INEOS Grenadier

ChasingOurTrunks

Well-known member
@SkiWill - not sure if you were responding to my post or not, but of note, klahanie and my post were discussing a price point of under $100,000 Canadian Dollars; in the exchange rate, that works out to being about $73,000 United States dollars, which is very competitive for the high end of the numbers you have posted given this was described as being a figure that one would be "hard pressed" to reach.

Fully agree with everything you said though; I just wanted to clarify that currency conversion as it can throw perceptions in the conversation off and I realized I didn't specify.
 

Timcampsallover

Tree top flyer
I’ll definitely be more confident when I get my slot at actually driving one! I’m hoping we get to test drive before the next deposit deadline.
 
I finally got to see one in person at Overland Expo East and was pretty impressed with the look and feel of the demo especially like the steel wheels and use/placement of buttons. A few concerns (besides the amount of markup these units will get when the hit the US) is how the service network will work (rep could not answer this yet) and although a small gripe for me the rear passenger seats do not fold flat which I feel is a miss.
 

greg.potter

Adventurer
Apparently the first mass produced Greandiers are leaving the factory right now.
Yes I got an email this morning with the following statement:

A landmark moment. Another major milestone. And music to all our ears. We’ve started series production of our rugged 4X4.

That’s right. Grenadiers are now rolling off the production line at our facility, in Hambach. All thanks to the hard work and dedication of the INEOS Automotive team, our development partners, and our suppliers – plus your continued belief in and support of the project, of course.

It’s been quite the journey since we started out in 2017. Now we’re one step closer to getting Grenadiers out into the world. We can’t wait.
 

mk216v

Der Chef der Fahrzeuge
I had to re-read that klahanie; at first I thought it said "you'd be hard to get one for less than $100k" but now I realize they mean the exact opposite; even fully belled-and-whistled, you won't hit $100k. I blame the lack of coffee this morning!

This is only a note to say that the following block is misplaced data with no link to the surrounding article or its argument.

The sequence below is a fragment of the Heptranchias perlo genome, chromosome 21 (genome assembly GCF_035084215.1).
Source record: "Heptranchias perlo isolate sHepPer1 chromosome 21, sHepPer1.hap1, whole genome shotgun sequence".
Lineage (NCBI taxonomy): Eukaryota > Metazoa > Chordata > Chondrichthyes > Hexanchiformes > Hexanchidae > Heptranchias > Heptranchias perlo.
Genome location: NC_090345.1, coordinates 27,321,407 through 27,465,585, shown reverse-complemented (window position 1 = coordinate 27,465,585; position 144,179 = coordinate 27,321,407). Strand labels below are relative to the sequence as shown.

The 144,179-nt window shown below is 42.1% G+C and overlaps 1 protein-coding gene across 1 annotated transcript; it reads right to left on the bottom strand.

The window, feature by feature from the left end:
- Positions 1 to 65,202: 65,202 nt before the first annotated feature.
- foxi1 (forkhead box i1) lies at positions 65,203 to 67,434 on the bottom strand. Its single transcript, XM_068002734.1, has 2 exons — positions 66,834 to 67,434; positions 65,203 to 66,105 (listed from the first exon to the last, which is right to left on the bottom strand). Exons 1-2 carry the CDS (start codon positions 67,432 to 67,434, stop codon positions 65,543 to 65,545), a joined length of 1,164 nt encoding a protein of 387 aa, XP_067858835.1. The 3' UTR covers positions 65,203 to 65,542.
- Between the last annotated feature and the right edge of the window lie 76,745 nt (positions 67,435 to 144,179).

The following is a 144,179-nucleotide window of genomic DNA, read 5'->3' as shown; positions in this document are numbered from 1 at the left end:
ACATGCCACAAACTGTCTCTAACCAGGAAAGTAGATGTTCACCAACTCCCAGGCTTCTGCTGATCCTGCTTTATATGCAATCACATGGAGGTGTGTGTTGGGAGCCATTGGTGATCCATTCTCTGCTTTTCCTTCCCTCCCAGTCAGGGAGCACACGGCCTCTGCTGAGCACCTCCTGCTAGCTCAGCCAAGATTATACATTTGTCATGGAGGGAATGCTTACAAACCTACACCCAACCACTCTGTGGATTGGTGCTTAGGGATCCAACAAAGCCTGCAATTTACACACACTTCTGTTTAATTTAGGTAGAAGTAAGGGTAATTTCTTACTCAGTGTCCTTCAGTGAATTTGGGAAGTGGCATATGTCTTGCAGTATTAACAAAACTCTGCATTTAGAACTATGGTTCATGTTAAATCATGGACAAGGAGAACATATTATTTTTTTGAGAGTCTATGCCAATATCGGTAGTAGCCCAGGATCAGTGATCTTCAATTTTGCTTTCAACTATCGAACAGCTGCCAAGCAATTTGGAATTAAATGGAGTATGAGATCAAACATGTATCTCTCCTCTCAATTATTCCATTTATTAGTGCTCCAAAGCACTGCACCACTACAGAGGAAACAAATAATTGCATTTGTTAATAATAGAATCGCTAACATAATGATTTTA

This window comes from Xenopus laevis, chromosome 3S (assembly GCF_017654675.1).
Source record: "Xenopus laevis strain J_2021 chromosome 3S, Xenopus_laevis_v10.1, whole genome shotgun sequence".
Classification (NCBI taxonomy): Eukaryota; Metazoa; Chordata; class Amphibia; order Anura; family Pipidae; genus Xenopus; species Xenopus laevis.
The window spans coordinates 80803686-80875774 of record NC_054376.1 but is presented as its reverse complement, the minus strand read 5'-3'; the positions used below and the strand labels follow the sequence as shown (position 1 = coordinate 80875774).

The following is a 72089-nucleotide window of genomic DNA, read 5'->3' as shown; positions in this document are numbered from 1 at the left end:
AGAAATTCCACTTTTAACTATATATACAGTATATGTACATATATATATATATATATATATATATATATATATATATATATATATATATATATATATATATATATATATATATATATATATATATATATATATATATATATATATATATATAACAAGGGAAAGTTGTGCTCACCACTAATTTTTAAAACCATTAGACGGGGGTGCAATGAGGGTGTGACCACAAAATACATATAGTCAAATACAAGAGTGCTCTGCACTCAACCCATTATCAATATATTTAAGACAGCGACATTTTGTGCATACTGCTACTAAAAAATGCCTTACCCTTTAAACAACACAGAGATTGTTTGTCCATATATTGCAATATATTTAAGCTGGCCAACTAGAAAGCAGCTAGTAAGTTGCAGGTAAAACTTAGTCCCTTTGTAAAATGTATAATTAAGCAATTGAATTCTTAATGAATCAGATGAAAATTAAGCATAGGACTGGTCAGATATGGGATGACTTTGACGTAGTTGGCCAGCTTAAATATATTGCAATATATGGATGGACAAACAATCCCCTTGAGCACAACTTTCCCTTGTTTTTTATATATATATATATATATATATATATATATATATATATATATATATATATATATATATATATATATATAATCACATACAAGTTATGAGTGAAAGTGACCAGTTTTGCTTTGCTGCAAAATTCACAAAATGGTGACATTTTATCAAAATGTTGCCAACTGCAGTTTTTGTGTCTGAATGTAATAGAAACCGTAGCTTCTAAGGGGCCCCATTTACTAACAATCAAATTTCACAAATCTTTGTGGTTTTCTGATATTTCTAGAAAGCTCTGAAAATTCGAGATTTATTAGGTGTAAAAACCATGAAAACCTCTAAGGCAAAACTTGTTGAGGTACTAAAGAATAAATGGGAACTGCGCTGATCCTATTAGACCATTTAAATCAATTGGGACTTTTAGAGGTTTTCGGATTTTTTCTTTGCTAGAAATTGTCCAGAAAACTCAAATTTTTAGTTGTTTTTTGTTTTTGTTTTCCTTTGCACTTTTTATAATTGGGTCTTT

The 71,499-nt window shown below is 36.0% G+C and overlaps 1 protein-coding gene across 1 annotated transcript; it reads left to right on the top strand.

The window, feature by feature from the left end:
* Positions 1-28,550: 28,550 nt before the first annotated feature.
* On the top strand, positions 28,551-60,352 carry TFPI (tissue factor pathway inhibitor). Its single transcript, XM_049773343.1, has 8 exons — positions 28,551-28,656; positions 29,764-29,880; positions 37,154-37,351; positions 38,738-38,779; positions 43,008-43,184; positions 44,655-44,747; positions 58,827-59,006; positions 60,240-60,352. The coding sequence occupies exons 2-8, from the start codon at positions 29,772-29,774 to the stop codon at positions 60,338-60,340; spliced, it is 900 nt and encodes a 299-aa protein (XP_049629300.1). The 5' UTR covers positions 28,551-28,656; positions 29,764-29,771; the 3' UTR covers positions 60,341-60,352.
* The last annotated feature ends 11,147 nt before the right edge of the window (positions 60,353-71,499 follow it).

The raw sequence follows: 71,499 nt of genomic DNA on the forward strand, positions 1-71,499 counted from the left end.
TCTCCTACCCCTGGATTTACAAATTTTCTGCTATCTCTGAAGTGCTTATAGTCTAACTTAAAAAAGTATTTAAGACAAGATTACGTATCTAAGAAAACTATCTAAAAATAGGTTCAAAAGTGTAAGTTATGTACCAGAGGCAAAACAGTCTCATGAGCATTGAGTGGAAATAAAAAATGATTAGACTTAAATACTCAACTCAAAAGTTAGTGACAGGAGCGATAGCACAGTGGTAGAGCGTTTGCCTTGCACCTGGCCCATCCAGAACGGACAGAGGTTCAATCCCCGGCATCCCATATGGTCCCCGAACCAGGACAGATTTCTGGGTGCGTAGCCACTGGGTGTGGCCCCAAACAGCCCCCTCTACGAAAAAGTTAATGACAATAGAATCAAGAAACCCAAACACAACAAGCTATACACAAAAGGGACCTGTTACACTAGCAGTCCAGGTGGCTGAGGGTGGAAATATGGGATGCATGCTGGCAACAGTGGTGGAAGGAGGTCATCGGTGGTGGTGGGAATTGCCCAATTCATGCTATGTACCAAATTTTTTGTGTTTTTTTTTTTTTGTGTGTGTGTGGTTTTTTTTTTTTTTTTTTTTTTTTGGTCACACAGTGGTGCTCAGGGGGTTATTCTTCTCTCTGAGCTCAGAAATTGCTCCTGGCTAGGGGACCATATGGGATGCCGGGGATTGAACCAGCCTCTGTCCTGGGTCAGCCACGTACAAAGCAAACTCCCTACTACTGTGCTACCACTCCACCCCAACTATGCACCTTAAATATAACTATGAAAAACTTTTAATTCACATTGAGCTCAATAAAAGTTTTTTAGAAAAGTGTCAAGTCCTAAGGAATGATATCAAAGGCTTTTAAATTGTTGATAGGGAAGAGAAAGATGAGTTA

When I do a VERY quick build-and-price of it's competition for folks like us (The 4-Runner, the Ranger, the Gladiator), the Ranger comes out in the mid- to high- $60s with the tremor, but you'd need to spend another $3-$5k on a cap which would never be quite water and dustproof. The 4-Runner comes in at the low $70s as does the Gladiator (which would also need the cap treatment to make it comparable to the Gren for cargo protection, and it would never be quite as good as a proper wagon). I don't have time to do more but I've done this a few times, and it always makes the Grenadier seem more competitive for what we are getting for the money. None of the above vehicles have the same payload or towing capacity, for instance.

I'm not saying it's the same -- if "you'd be hard pressed to hit $100k" means that with all the options you are at $98k, then we're talking about over $30k difference, which is significant. But even built out to the max in terms of capability, the competition still doesn't quite match what the Grenadier is offering. For the right buyer (like me) that extra 500lbs payload, 700 lbs towing, and the wagon configuration is worth a bit of a premium over the others on the market. Maybe not a $30k premium in my case, but mine isn't spec'd that high and I am comfortable paying $10-$15k more for the Grenadiers capability over what I would get in a Jeep/4Runner/Mid-size truck.